The Clocks Inside

Hello Everyone! Last week I sent my story off to S. M. Roffey and the lovely Carly Hayward of Book Light Editorial. Both found several places to tweak the final story strengthen the prose, but I have to send a huge shout-out to Carly. She saw something a little bit different in Emmaline’s tale and offered some suggestions to shift the focus on a deeper level. So once the holidays were over, I reached out to chat with her about some of her suggestions. And let me tell you – when Carly says reach out and we can discuss changes, DO IT.

I already agreed with her ideas but last time I didn’t take her up on the offer. This time I started with a few questions, and soon she was hitting me with the hard questions. But Carly helped me to see the deeper story and unravel elements that I hadn’t even considered. But the time we were done, I was ready to ignore everything else in life and get editing.

So without further ado, Emmaline’s slightly modified story.


Gears clicked overhead as Emmaline entered the vaulted room below the dragon tower and swallowed back the pain in her heart. She knew Henry hadn’t cheated on her, but that didn’t erase the memory of Constance pressing her lips against his. Blinking back the moisture in her eyes, she breathed in the dusty age of her favorite room.

Bookshelves lined every wall, filled with hand-crafted snow globes and their companion books, thick leather tomes written in unknown languages. She couldn’t read any of the texts, but she loved the bizarre symbols—histories for each globe’s interior world.

The small tower atop the house chimed. Its mechanical steel dragon curled its tail around a central glass globe in an almost possessive manner as if it mirrored her grandfather’s devotion to his own globes.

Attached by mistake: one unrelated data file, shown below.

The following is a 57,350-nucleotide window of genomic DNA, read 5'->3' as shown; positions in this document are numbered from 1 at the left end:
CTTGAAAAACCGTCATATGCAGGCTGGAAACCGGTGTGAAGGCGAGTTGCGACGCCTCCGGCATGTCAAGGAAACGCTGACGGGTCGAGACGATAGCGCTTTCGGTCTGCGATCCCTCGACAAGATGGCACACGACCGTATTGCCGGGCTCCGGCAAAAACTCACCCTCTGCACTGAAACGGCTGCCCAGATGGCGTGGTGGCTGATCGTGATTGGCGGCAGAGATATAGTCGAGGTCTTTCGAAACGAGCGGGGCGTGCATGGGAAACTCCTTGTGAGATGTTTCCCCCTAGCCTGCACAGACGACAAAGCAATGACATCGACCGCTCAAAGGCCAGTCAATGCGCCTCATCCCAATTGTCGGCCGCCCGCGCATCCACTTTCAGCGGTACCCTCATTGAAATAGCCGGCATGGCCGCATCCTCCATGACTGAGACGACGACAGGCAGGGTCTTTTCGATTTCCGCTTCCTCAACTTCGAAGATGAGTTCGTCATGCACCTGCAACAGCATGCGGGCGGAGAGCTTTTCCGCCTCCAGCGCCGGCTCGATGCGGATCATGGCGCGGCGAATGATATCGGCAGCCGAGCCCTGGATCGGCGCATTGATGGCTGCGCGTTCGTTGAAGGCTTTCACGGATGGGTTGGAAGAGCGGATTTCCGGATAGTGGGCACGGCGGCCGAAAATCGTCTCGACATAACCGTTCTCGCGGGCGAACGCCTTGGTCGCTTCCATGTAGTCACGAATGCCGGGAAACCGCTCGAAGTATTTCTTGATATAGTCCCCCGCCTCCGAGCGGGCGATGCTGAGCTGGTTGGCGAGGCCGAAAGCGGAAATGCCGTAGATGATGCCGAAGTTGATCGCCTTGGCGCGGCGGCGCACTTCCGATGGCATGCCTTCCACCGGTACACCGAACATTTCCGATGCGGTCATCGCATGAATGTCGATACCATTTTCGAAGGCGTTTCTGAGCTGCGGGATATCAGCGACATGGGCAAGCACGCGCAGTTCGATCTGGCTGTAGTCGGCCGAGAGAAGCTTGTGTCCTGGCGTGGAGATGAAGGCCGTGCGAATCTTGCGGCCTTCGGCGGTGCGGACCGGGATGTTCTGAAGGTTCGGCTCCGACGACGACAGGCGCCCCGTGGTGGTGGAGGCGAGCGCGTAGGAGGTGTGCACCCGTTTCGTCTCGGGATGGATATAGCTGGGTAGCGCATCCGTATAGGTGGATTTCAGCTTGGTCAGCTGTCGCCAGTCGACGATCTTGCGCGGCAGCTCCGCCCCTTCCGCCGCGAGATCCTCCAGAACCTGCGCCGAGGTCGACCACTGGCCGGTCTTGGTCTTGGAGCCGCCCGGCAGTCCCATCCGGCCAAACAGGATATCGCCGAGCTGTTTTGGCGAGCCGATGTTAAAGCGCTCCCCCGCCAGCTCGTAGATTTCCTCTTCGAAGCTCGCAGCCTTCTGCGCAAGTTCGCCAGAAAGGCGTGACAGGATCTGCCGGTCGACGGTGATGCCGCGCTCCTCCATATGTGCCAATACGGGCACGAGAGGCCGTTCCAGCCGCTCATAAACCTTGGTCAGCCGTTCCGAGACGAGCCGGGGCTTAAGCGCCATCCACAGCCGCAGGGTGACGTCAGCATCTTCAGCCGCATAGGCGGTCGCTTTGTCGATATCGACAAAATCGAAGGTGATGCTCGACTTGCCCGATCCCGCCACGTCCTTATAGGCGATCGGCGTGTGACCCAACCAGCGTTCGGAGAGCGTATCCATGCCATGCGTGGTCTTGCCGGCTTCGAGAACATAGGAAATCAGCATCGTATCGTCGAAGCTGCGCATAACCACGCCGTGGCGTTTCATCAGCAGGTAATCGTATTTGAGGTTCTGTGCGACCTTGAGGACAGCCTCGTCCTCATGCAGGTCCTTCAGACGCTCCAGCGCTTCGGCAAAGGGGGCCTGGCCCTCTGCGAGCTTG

Grandfather stepped into the room as the gears and springs on the tower clock stopped whirring. “That was your friend’s mother on the phone. Constance is missing again.”

We are not friends, Emmaline wanted to growl at her grandfather, but she tightened her grip on her suitcase. Her grandfather’s letter had her running toward the first train before she’d finished packing, but barely five minutes in the door and she was tempted to grab the next ticket out of town.

“I’m sure she’s fine,” Emmaline muttered.

Grandfather pulled out his pocket watch and checked the time, adjusting his gold wire frame glasses to see the dials better. “Another snow globe broke and must be fixed. Come, this way.”

She followed grandfather toward a pile of shattered glass and set her case on the floor. “What happened?”

“Henry came to visit.”

Her heart lurched. Emmaline picked up a shard of glass to inspect the edges, but a glint of gold caught her eye. “Was he angry?”

She picked up a gold chain, a small clock pendant dangling on the end. The dragon etched into the front opened its mouth to swallow an orb, but Emmaline cursed when she turned it over, recognizing the same symbol she’d seen worn around Constance’s neck.

The Time Archer’s emblem.

A bow and arrow spearing a clock—twin to the pin on her grandfather’s lapel. “Henry wasn’t alone, was he?”

She tried to hold back the bite in her words, but grandfather gave her a hard look as he set down a bucket of water. “Henry’s still grieving for you.”

Her grandfather peered at her over his spectacles, a silent cue her demands toward Henry were ridiculous. It still didn’t answer her question.

“I went to fetch all of us a scotch. When I returned, the orb lay shattered and both Henry and the young woman were gone.”

It wasn’t like Henry at all. He’d never leave a mess for grandfather to clean up, nor would he run off without a farewell. Emmaline furrowed her brow.

Fatigue crossed her grandfather’s features as he closed his pocket watch and shoved it back in his waist pocket. “You must hurry, Emmaline. The orb needs to be fixed before the next hour strikes.”

An engineer by trade, Emmaline could repair almost anything with a little solder or glue. Her grandfather’s prized globes had always been a challenge as glue would ruin glass, so she’d created a handheld glass blower to weld the pieces.

Tempted to melt apart the necklace to satisfy her irritation, she decided to take the high road and shoved the pendant in her pocket. She’d return it to Constance, maybe with a slap across the face.